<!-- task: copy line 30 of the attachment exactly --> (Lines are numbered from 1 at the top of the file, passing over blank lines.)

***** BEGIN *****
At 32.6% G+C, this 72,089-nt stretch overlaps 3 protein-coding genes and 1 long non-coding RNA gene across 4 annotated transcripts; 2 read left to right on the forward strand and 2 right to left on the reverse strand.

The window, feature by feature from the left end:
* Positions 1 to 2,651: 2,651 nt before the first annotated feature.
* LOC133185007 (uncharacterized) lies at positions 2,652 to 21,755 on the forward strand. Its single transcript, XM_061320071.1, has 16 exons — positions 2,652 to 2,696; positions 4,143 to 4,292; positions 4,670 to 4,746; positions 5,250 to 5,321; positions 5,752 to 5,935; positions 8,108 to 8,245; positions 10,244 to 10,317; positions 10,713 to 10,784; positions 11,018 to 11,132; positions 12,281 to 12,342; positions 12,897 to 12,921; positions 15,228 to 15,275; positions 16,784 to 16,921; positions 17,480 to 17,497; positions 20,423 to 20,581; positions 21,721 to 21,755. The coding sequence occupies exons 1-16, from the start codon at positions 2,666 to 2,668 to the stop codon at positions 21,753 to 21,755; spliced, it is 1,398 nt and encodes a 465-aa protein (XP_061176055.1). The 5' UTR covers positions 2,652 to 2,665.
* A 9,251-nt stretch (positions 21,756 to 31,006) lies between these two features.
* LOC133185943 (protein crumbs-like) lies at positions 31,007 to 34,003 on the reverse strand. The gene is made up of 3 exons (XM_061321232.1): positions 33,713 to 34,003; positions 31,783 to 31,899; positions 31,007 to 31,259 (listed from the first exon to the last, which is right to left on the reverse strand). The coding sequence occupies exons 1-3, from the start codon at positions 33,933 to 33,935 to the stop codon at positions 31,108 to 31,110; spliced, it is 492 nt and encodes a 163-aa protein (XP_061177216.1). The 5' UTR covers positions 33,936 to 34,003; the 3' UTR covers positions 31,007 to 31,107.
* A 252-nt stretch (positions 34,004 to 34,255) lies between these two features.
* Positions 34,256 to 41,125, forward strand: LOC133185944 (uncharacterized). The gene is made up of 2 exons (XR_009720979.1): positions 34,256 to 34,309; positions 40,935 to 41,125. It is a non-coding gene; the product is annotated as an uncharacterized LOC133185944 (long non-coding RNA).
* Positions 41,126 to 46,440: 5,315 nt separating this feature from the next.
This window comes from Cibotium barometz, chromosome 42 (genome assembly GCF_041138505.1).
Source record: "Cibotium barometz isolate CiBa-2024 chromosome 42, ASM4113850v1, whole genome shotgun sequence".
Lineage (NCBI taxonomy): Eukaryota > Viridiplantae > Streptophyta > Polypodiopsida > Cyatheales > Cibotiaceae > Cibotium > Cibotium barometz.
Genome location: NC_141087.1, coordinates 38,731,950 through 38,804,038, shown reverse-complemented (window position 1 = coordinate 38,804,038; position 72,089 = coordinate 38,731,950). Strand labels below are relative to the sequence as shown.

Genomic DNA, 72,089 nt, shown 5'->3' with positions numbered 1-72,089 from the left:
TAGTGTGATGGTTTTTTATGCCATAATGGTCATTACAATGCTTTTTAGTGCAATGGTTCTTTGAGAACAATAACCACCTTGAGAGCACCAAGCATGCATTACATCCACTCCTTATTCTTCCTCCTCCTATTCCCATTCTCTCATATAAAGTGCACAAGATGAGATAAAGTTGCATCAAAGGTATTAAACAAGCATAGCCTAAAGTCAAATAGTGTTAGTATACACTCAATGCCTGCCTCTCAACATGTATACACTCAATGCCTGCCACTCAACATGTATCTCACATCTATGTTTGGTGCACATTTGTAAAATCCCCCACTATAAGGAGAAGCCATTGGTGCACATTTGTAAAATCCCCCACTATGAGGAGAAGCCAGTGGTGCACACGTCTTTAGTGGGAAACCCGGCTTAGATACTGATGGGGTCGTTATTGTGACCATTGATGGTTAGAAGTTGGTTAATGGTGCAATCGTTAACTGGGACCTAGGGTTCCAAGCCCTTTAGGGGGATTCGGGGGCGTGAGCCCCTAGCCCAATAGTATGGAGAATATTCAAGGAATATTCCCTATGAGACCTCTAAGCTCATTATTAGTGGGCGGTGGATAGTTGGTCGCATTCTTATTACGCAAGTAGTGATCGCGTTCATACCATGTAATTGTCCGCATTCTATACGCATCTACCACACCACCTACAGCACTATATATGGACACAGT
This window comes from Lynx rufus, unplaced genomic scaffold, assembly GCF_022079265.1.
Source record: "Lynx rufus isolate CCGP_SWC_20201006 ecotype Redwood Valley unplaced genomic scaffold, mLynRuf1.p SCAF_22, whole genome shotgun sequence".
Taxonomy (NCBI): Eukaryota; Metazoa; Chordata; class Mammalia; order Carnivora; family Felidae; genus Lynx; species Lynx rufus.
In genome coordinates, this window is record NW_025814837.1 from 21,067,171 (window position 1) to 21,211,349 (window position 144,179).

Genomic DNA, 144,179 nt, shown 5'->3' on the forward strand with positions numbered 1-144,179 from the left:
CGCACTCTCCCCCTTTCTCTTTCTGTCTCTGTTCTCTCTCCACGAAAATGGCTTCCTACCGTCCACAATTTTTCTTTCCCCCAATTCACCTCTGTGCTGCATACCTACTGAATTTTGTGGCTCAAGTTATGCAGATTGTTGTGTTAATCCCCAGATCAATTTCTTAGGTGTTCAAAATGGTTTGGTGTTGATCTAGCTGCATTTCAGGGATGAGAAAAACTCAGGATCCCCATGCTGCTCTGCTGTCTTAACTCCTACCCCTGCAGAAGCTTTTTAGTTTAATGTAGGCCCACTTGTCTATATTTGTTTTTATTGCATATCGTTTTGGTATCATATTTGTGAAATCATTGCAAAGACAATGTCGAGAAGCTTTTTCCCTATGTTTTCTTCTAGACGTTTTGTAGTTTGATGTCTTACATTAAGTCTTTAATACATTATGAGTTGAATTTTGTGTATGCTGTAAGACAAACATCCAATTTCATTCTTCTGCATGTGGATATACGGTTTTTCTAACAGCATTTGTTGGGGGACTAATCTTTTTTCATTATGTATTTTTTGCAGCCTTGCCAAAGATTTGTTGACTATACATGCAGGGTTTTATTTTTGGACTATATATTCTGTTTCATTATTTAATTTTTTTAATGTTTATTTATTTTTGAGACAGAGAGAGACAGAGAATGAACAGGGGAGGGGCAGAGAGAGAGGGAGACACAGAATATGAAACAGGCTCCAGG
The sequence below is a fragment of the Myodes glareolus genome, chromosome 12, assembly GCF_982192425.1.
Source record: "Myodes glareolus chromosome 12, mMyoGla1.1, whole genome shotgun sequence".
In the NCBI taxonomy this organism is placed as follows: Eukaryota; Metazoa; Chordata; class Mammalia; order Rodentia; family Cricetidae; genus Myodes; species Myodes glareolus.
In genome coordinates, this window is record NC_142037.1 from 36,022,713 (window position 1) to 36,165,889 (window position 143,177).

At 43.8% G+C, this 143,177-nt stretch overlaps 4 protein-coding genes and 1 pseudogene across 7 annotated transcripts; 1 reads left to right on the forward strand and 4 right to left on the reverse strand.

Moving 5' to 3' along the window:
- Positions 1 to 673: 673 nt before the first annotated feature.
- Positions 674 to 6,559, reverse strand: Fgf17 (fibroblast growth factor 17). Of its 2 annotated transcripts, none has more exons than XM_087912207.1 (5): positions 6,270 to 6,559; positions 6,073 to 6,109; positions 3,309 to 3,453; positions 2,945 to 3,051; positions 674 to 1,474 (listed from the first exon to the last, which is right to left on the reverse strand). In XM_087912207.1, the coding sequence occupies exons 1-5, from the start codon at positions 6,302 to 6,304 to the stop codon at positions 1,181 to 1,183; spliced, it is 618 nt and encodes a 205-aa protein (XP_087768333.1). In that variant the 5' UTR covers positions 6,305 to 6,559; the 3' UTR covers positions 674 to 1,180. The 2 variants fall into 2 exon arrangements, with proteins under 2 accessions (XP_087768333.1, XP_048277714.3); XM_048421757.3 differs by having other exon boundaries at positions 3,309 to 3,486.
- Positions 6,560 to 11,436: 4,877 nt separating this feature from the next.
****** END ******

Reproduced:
- Positions 6,560 to 11,436: 4,877 nt separating this feature from the next.